Wednesday, 26 October 2016

A Viking Barbecue Pit

Saturday saw a group from the Ardnamurchan History & Heritage Association travel to Swordle to explore the area below the road immediately to the left after crossing the cattle grid onto what was Swordle Corrach land. The structure of particular interest was to be found..... the back of the cobbled beach, well above the high-tide mark, below the cliffs at the western end of the beach - a pit formed in the cobbles which is about five metres long and....

....about two metres deep. The cliff-side of the pit is formed of in situ rock but the rest has been carefully built by someone who knew how to construct drystone walls.

We've sent details of this structure to officers at Highland Council's Historic Environment Record and they have identified it as an unusually well-preserved kelp burning pit. Kelp burning was an industry encouraged during the late 18th and early 19th century as a source of potash for the glass and soap industries but collapsed after the levy was raised on cheap foreign imports.

There's plenty of evidence of burning: this lump of limestone is one of many blackened by heat. However, the shape of the pit is quite unlike anything that's recorded on line - try Googling 'kelp burning pit'. Most of those shown are shallow, circular and saucer shaped in cross section. Although one end of our pit may have been open, giving access to the lower part of the pit, this appears to have been blocked by a large rock. Further, most of the kelp would have come in by boat, and this is a very unfriendly section of coastline.

We're convinced this is a barbecue pit, the ideal shape for cooking a whole ox, and the people who might most have enjoyed this would have been the Vikings.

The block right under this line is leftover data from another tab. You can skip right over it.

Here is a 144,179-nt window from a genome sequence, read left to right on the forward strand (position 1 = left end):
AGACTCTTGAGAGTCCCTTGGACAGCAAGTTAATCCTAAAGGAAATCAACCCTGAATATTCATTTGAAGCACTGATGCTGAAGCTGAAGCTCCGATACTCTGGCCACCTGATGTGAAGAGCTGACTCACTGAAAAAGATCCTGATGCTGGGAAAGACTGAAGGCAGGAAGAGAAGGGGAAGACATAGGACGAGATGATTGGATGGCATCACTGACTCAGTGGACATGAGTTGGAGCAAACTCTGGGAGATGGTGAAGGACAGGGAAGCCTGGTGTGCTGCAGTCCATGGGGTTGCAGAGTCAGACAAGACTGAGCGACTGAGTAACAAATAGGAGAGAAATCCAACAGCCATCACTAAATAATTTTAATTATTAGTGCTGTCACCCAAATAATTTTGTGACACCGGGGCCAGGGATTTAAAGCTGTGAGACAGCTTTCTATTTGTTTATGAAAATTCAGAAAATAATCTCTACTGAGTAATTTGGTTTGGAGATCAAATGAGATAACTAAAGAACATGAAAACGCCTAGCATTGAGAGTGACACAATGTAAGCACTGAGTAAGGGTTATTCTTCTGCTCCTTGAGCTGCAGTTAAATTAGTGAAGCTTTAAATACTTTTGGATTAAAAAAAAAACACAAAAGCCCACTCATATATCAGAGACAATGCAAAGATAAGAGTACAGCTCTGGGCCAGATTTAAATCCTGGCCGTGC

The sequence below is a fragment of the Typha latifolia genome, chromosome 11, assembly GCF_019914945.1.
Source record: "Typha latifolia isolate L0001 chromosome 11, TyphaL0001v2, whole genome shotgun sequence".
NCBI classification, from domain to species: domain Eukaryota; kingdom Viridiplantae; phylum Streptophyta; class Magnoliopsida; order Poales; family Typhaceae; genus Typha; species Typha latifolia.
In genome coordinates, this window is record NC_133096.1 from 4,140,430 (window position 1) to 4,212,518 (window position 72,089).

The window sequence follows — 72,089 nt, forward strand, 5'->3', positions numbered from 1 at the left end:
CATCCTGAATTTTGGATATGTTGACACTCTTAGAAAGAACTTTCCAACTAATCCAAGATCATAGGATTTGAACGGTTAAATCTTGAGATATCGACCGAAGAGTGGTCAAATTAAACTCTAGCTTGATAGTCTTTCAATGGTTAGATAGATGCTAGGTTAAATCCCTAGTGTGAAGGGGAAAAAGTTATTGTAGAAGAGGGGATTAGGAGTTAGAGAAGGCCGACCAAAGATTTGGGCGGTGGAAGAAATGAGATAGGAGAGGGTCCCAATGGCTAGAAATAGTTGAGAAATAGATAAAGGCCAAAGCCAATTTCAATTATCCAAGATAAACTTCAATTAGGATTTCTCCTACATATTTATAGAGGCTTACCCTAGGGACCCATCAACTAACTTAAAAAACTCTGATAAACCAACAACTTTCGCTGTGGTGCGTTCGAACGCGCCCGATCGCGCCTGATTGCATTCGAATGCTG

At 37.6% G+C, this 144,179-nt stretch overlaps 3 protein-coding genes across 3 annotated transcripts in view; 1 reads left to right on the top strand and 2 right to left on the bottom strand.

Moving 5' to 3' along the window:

We then walked along the beach eastwards to St Columba's Cave where we sat and enjoyed the superb views across to Rum, Eigg, Muck and Skye.

One of the stories about this cave is that St Columba used to baptise converts in a pool just inside the entrance, and that this natural font never dried up. We were there after a spell of dry weather and, sure enough, the pool was full.


  1. Looks like a rational design for a pit oven. Has there ever been or could be a study of the basal sediments for clues (assuming its not all washed out)?

  2. Where is your proof that St Columba Baptised here He seems to popup at every puddle in Scotland

  3. As a general rule the Vikings were not great meat-eaters (ref 1 below) and they usually boiled meat rather than roasting it (ref 2). But there are, of course, always exceptions to every general pattern. Hope you find the references below interesting, in any case.



  4. Derryck, as far as I know no-one has excavated the pit. The Transitions people know about it.
    Many thanks for the links, Anonymous, both of which were very interesting. I have just finished reading a book about Viking Scotland and it suggests much the same from the archaeological evidence. Jon

  5. I was reading the Vikinganswerlady at the link above and came across ...
    "Fermentation of meat for preservation is a fairly alien concept to a modern Westerner, but was used in the Viking Age and continues to be used even today in certain traditional Scandinavian foods, such as hakikarl (fermented shark) in Iceland, or surströmning (sour herring) in northern Sweden. In general, the unopened animal was covered, often in a pit, and left to ferment in the absence of air and sometimes utilizing salt."

    could this be a use for your pit?

  6. It could indeed. There are a couple of things against. One is the evidence of burning, shown in the lumps of limestone lying around, the second is that the pit is in such good condition that, in all seriousness, I can't believe it is that old. It's also in such an odd place, with a rocky and inaccessible shore below it, steep cliffs behind, and some distance from any building. Jon

  7. As you say Jon, it doesnt look that old,... could it be simply a shooting pit,... [maybe built with stone from some other purpose],...though what they might be shooting I dont know

  8. The burnt stone must have been reused because it has unburnt stones all around it,... lending evidence that whatever this is/was, it was built with stone from something else

  9. The idea of a shooting pit, eg for clay pigeons, is a good one, Stuart. When we first saw it we thought it might be for practising trench warfare. Jon